Despite England's five-year unbeaten record in home series coming to an end when Australia's Mitchell Starc swept Adil Rashid for a boundary at Old Trafford in the third ODI on Wednesday, the England and Wales Cricket Board (ECB) would still have been proud of what they achieved this summer -- cricket's first summer in a bio-secure bubble.
The summer was indeed a very successful one as it saw of 18 fixtures -- six Tests, six ODIs and six T20Is split into four series -- completed in just a span of three months with no major collateral damage. It goes without saying that what the ECB has pulled off is not only exemplary but also an inspiration for the rest of the world.
It is all the more remarkable because just six months ago, when the world was in the initial throes of the Covid-19 pandemic, it was probably beyond anyone's imagination that cricket, or any other sport, could return in a manner that would only draw plaudits.
From laying the blueprint for all the series, creating the bio-secure bubble, ensuring the highest safety measures for not only the home side but also for the visiting contingents -- West Indies, Ireland, Pakistan and Australia -- to scheduling repeated coronavirus tests, ECB left no stone unturned even without a frame of reference upon which to rely.
But now, thanks to the ECB, a model has been set which the other boards should seek to replicate. The Pakistan Cricket Board (PCB) has already taken steps in this regard as they sought advice from the ECB on creating a bio-secure environment for their series against Zimbabwe starting from next month.
However, the challenge may be steeper for countries in the subcontinent where the coronavirus situation is more threatening, population density higher and cricketing infrastructure not as developed. The Bangladesh Cricket Board (BCB) -- which has already refused to tour Sri Lanka under what BCB President Nazmul Hassan termed "historically unique" protocols set by Sri Lanka Cricket (SLC) -- will have to cope with greater challenges than ECB when arranging series.
ECB made players, coaches, administrators, backroom staff and even rights-holders commit to staying, eating, sleeping, playing and training on-site at suitably appointed stadiums. For ECB, one of the richest boards in a developed country, it was easier as they already had two venues -- Ageas Bowl and Old Trafford -- with hotels built into the stadium's infrastructure.
That is not the case here. What the cash-rich BCB can try and emulate is the extra mile that ECB went in creating isolated zones, testing and quarantine facilities, one-way systems and abundant supplies of PPE and sanitisers.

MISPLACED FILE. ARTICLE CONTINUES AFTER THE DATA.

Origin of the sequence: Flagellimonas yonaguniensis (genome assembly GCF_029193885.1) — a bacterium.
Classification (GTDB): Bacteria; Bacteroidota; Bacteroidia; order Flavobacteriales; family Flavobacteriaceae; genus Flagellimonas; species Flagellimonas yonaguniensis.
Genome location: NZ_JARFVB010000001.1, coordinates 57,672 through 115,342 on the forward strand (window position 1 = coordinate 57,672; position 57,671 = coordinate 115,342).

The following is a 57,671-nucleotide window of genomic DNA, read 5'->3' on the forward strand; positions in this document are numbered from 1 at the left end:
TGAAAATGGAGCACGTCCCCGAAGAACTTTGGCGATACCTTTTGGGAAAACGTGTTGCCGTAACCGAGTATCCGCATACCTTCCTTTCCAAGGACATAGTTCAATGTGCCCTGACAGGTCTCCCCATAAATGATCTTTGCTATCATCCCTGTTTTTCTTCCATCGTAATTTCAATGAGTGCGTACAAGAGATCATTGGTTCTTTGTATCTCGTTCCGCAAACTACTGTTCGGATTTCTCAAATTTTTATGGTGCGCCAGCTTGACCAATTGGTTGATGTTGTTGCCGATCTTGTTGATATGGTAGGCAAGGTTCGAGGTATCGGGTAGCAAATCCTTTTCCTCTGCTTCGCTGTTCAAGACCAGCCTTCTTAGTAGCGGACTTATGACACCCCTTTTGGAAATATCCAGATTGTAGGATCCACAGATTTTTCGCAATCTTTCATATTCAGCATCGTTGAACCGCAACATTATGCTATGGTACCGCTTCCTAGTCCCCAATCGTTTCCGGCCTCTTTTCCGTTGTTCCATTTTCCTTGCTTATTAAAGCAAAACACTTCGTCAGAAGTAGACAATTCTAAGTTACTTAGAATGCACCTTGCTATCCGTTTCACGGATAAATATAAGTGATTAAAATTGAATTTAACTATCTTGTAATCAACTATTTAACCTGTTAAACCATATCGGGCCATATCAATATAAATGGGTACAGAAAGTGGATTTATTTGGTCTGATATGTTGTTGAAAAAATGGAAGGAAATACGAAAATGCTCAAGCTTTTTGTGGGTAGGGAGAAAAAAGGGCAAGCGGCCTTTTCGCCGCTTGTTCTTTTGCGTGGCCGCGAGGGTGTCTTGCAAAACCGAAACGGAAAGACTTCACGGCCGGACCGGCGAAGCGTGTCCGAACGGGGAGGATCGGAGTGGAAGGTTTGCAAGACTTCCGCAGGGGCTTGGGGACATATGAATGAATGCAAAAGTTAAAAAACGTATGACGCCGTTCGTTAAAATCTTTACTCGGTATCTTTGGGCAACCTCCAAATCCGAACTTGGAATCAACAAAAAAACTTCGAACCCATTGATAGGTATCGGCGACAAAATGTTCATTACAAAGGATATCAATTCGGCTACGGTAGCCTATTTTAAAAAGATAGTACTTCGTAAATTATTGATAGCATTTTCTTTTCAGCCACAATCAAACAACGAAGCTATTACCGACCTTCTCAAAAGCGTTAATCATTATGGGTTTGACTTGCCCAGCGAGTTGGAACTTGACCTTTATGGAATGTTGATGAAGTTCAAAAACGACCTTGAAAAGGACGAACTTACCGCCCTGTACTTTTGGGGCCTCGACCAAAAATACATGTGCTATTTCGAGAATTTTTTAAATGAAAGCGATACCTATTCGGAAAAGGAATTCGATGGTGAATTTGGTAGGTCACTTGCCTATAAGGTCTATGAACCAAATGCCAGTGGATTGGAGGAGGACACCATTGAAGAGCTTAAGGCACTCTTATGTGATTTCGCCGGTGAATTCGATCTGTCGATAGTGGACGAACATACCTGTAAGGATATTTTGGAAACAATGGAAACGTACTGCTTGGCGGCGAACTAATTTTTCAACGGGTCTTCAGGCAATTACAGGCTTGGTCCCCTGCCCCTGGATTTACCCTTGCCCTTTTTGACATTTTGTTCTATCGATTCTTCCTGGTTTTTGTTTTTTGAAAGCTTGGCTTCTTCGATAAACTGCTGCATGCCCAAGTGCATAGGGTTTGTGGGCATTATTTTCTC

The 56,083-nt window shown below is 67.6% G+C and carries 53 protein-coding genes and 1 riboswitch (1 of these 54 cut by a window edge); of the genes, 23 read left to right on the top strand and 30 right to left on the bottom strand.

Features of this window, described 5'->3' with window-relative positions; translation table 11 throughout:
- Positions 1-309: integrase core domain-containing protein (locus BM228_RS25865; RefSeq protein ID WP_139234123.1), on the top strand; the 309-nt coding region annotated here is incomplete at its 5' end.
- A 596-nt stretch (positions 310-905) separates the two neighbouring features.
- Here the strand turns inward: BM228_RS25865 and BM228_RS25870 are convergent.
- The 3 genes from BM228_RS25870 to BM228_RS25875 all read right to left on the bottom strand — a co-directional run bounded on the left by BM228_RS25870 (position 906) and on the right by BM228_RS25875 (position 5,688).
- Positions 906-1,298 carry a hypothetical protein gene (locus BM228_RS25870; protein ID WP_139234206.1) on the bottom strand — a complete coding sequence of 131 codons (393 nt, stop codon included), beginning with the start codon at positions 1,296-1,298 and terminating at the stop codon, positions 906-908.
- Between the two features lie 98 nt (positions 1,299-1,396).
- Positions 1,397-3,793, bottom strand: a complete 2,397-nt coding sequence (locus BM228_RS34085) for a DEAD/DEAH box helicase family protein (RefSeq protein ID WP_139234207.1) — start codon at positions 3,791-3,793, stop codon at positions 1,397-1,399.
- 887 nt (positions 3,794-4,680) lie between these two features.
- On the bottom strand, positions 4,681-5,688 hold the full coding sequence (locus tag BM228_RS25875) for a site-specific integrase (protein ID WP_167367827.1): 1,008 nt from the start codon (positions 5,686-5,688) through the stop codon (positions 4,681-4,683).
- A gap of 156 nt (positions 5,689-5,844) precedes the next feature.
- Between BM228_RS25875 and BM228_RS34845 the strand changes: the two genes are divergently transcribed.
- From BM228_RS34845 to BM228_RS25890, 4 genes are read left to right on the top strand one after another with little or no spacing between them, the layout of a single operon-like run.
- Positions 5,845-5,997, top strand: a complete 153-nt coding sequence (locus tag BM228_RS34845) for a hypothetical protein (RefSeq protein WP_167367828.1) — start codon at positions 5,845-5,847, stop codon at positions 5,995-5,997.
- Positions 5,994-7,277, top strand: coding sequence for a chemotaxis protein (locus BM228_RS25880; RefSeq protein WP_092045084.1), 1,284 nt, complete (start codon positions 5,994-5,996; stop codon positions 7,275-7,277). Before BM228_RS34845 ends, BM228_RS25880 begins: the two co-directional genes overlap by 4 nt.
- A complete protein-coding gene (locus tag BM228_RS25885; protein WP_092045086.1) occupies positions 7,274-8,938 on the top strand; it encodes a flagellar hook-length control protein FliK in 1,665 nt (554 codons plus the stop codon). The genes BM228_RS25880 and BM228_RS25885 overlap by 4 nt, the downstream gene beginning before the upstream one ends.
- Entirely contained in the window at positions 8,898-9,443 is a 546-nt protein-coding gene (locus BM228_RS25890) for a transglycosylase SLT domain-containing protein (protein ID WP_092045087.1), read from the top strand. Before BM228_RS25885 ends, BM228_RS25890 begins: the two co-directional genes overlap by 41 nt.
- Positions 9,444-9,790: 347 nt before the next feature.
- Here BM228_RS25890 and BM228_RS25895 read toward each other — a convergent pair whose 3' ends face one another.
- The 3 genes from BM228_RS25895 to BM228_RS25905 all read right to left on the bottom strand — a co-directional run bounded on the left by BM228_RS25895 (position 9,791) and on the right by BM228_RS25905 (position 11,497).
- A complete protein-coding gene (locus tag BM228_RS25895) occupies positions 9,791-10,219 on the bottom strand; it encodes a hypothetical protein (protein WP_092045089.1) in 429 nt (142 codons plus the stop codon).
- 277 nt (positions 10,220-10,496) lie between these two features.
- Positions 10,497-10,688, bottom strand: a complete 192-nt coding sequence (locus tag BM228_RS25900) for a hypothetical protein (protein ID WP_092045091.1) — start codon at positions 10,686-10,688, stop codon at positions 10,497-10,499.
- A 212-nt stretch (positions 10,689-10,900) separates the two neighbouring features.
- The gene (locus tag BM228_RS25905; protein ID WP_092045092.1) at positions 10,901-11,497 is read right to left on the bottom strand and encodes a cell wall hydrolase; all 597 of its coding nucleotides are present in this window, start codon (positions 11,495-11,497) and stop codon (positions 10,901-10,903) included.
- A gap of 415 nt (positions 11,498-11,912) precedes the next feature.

And it was not as if even ECB's largely successful measures had gone without a hitch, and there too are lessons for BCB, other cricket boards and players. England pacer Jofra Archer and Pakistan all-rounder Mohammad Hafeez both breached bio-secure protocols -- Archer made an unauthorised trip to his home in Hove after the first Test at Southampton's Ageas Bowl and Hafeez posed for a photograph with an elderly fan at the golf course adjacent to the same venue on the eve of the second Test against England -- jeopardising the respective series. While Archer was levied an undisclosed fine and an official written warning, PCB took a rather lenient view of Hafeez's offence. But both players were immediately isolated till their next negative coronavirus tests.
Players have also said time inside the bubble was challenging and had an effect on their performance. England's Ollie Pope made an unbeaten 91 on the first day of the third Test against West Indies but only after struggling in the previous two games as he found it challenging to cope with the strict measures. And Archer, who has spent 87 days in the bubble -- most by any player during the summer -- is now considering pulling out of the Big Bash League saying that the mental challenge has had an effect on his performance.
What this teaches us is that the success of arranging a series would now depend on the collaborative efforts of the boards, players and all its stakeholders. While the boards would need to chalk out a detailed and safe blueprint for a tour and put mental health issues of payers and management staff high on the list of priorities, the players and staff also need to comply and adhere to protocols for their own safety and benefit.